“Bad Evidence” is a well-acted, well-directed production of a flawed play about dysfunctional, enigmatic relationships. The promotional material likens this effort by playwright Terry Quinn to “Who’s Afraid of Virginia Woolf?” To make that comparison is to have delusions of grandeur, as “Bad Evidence” lacks the depth, grit, and bitingly dark humor of Edward Albee’s classic work.
The story begins with Leah (Glory Simon) and Richard (James Wagner) in bed. She awakens and stares at him, obviously troubled, finally rousing him. She claims to be upset because she feels the party they just gave was a failure. He disagrees and wants to sleep, but Leah is determined to air festering grievances, beginning with her resentment of Richard’s close friend Charlie (Chuck Raucci).
One bone of contention leads to another as their emotions escalate. She accuses him of sleeping with their neighbor Danielle (Mercy Malick), and he finally admits it. She confesses to having unplugged his tubes on purpose when he was hospitalized, but he insists that she’s lying. One is never sure if the confessions are true or fabricated, but as constructed the Sturm und Drang seems to be much ado about nothing. Though Simon and Wagner valiantly try to breathe life into the contention between their characters, the conflict comes across as contrived. The two perform with total commitment, but the playwright doesn’t give us the opportunity to become invested in the characters before attempting to create a crisis that quickly becomes banal.
Scene 2 is more alive and engaging, though not much deeper. Danielle brings Jeremy (Ryan Fox), a state assemblyman, to her house and begins to seduce him. Her husband, Kevin (Justin Sintic), comes home and discovers them behaving inappropriately, but while there is an edge to his behavior, he provides drinks and cocaine. Leah enters, determined to learn whether anything happened between Danielle and Richard, who arrives soon afterward with Charlie. Intimacies between some of the characters are implied, but it is never certain that they actually occurred, except for one unexpected relationship verified with photographs, which may be intended as a bombshell but given the shallowness of the proceedings is only a mild surprise.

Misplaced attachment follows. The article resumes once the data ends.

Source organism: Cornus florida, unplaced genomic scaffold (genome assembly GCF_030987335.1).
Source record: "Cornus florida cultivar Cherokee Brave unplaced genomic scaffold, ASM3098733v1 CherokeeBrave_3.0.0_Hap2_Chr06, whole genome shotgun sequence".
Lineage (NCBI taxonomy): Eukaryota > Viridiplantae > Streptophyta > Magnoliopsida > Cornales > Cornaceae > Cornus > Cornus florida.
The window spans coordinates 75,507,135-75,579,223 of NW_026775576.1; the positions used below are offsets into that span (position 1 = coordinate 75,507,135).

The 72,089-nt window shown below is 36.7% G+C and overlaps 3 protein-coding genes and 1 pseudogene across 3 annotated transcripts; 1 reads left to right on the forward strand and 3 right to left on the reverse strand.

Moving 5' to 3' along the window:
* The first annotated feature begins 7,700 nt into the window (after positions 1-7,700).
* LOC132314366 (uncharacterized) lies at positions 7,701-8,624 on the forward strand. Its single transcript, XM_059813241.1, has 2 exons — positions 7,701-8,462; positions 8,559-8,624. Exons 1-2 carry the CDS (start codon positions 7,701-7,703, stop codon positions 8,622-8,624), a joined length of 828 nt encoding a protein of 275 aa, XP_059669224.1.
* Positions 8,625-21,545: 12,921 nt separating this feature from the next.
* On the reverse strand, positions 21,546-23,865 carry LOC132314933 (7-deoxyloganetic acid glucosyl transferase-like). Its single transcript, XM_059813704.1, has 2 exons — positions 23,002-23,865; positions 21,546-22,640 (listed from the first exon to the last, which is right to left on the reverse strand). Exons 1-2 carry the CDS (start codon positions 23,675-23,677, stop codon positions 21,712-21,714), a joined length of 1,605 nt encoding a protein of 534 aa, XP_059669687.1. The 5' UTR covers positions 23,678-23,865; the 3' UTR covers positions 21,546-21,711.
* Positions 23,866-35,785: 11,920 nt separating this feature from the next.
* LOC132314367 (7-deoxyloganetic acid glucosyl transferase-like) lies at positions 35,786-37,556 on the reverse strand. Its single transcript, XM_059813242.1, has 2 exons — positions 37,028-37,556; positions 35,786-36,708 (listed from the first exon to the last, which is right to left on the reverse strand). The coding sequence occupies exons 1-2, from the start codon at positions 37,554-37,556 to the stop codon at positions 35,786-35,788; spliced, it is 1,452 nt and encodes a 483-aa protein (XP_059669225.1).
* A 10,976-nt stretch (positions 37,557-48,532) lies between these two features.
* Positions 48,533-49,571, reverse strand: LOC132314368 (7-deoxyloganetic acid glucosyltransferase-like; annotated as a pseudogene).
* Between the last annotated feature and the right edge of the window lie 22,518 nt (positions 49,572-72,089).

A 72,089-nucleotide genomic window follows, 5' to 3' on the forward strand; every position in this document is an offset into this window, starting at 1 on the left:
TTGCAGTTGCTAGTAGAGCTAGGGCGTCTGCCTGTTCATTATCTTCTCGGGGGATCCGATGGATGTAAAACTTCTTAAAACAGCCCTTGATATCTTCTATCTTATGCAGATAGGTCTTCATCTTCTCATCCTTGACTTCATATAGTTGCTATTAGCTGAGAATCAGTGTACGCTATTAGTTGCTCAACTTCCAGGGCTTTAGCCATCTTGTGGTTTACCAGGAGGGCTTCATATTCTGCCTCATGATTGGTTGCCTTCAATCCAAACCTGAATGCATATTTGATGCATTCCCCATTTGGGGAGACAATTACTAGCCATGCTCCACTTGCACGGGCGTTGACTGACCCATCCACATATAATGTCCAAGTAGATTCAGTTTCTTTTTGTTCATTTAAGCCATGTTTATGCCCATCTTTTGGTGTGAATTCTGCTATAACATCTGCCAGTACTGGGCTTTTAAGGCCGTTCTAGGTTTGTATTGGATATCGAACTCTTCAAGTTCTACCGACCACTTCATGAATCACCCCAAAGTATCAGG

The performances help redeem the script’s weaknesses. Malick’s wild, seductive, smooth, and multilayered work is largely responsible for bringing life to the second scene. Fox gives a full-blown, varied, frequently amusing performance as the apparently stiff politician who is terrified that constituents may learn of his dalliances but slowly lets his hair down, to the point of snorting some coke. Sintic has a magnetic stage presence and projects a fascinating sense that there is turmoil boiling beneath the surface. Raucci is totally uninhibited as the life of the party yet has a genuine moment of vulnerability when his character fears that he is being disdained.
Director Katie Sabira Rubin has done an admirable job with mediocre material.
Presented by Rise and Shine Productions at Elephant Space Theatre, 6322 Santa Monica Blvd., L.A. Nov. 3–Dec. 9. (323) 960-7712 or www.plays411.com. Casting by Raul Clayton Staggs.
Critic’s Score: B-